Nov 7 2013

Springfield police officer faces disciplinary action after reporting weapon missing

Dr. Q

The Republican reports:

A Springfield police officer, who reported that his service firearm had gone missing from a Hartford apartment last month during his off-duty hours, was subject to a four-hour disciplinary hearing Wednesday at department headquarters.

Sgt. John M. Delaney identified the officer in question as Kevin Merchant and said a decision regarding potential discipline for him has yet to be made.

Delaney said a written report on the results of the hearing will be forwarded to Commissioner William J. Fitchet, who will then make a decision on potential discipline.

Delaney, aide to Commissioner William J. Fitchet, said the process could take 7 to 10 days. Until then, Merchant will remain on normal duty status with the department.

Nov 6 2013

State trooper who leaked Tsarnaev photos retires after signing off on disciplinary charges

Dr. Q


Boston Magazine reports:

Three and a half months after releasing the dramatic behind-the-scenes photos he took during the manhunt for suspected Boston Marathon bomber Dzhokhar Tsarnaev, Sgt. Sean Murphy has retired from the Massachusetts State Police.

As part of a negotiated agreement, Murphy has also signed off on five disciplinary charges that were brought against him for the unauthorized release of the photos: violation of rules; unbecoming conduct; unsatisfactory performance; insubordination; and dissemination of information.

Under the agreement, Murphy waived his right to contest the charges before a trial board; was docked five of the vacation days he’d accrued; and received an honorable discharge. “I think it’s fair,” he told me this morning. “It could have been much worse.” His retirement, which comes after 25 years with the State Police, is effective Nov. 1.

When I asked him whether he’d been forced into the action, he replied: “My lawyer put it this way: ‘One can only form their own conclusions.’ I didn’t have to retire, but I realize and understand that I’ll never photograph again for the Mass State Police. I could work the midnight desk sergeant shift in Athol, but I have 25 years and I can retire.”

State Police spokesman David Procopio confirmed that Murphy retired last week. “The process took its course, and Sgt. Murphy went through the disciplinary process,” Procopio said. “He chose to retire.” Procopio said that the marathon bombings and the manhunt that followed will always be a part of Massachusetts State Police history, and that “Sean’s release of the photographs will always be a footnote in it. I don’t think there’s much more I want to say about it.”

Read the rest of this article here.

Nov 6 2013

Boston police hope to acquire more semiautomatic weapons

Dr. Q

Yesterday, The Boston Globe announced the parting gift of Ed Davis, who recently stepped down as Commissioner of the Boston Police Department: more police militarization. According to the Globe, the Boston police plan to acquire more military-style, semiautomatic weapons to be used by patrol officers.

Four years after Mayor Thomas M. Menino expressed concerns about arming more Boston police with military-style rifles, the department is quietly preparing to train 99 patrol officers to use such semiautomatic rifles, a dramatic boost in firepower that some officials say is excessive.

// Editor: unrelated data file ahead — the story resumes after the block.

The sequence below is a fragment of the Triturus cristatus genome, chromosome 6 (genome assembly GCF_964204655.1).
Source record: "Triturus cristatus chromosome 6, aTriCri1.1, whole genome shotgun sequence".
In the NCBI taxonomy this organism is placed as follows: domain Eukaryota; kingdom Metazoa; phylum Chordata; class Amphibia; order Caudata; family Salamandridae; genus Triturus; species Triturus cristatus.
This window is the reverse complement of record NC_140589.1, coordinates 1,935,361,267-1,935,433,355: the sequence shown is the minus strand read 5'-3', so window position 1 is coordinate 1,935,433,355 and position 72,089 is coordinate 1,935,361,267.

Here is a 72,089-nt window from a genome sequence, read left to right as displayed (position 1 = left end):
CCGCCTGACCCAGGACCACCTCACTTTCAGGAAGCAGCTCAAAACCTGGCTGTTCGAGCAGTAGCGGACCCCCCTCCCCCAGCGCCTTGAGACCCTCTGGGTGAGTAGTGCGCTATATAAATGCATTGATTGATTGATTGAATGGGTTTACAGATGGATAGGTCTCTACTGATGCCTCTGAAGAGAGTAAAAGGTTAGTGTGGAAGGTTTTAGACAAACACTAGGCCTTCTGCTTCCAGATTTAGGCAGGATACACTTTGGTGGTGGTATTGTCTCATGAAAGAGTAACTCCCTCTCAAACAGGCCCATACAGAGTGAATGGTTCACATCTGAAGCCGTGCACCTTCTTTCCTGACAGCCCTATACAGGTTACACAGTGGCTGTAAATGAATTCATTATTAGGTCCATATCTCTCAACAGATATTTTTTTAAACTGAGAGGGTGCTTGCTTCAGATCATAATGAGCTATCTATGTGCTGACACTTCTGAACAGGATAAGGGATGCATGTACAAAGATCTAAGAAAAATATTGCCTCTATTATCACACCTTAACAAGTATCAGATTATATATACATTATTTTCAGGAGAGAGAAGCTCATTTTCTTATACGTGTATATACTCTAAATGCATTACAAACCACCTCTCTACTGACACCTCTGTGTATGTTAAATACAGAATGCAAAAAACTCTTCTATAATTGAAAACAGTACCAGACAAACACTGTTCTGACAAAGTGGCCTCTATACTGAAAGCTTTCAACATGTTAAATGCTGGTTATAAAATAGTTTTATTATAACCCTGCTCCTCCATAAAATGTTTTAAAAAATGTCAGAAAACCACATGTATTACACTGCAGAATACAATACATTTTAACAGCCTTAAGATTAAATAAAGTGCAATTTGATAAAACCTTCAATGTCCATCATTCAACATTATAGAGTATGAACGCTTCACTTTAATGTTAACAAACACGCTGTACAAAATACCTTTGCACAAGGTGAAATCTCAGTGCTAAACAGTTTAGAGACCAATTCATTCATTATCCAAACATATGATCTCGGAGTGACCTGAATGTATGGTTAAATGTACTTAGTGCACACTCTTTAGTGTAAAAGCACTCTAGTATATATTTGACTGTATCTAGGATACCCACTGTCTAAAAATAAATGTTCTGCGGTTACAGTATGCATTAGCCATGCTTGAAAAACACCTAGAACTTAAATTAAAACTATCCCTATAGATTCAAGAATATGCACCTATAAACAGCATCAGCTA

Under the plan, 22 uniformed officers on every shift — two for each of the city’s 11 districts — would have routine access to the weapons in their cruisers after they are trained. It represents a substantial increase from the current complement of four to eight specialized officers who patrol the city in “gun cars” equipped with an M4 semiautomatic rifle and a shotgun.

It is one of the final policy changes instituted by Commissioner Edward F. Davis, who left the department Friday after nearly seven years at the helm.

“It’s standard operating procedure across the nation, and the officers have to be able to protect themselves,” Davis said in an interview last week. “I think it’s a practical and appropriate plan.”

Davis said officials had been planning the change months before the April 15 Boston Marathon terrorist attacks, but the tragedy underscored the need for a greater number of more powerful weapons.

“An incident like that reinforces the need for equipment that’s necessary to defend the community,” he said.

It’s interesting that Davis would choose the Boston Marathon bombing to justify increasing the firepower of the Boston police because that incident actually shows precisely why the police shouldn’t be trusted with more powerful weapons.

During the manhunt for Marathon Bombing suspects Tamerlan and Dzhokhar Tsarnaev, police became involved in a gun fight with the Tsarnaevs on Laurel Street. During the fight, police recklessly fired countless rounds in an attempt to hit the Tsarnaevs, perforating nearby homes with bullets and putting residents in mortal danger. According to WGBH:

Watertown resident Mike Doucette looked out from his house on Laurel Street just a few feet from where police were exchanging gunfire with the suspects on the night of April 19. He said officers that night saved lives.

“They’re heroes in my mind,” he said.

But now, six months later Doucette wonders if the gunfight could have played out differently.

“The whole shoot out was pretty wild,” he said. “Bullets were flying everywhere. Every one of these houses was hit by something. I mean, they could have had more control over what they were shooting at, maybe.”

Among the many unanswered questions: Why were so many bullets fired into homes — and should this have been avoided? At least a dozen homes were hit by bullets in Watertown that night, including that of Andy Fehlner and his wife, Michelle Smith, who woke up to the sound of explosions and gunfire.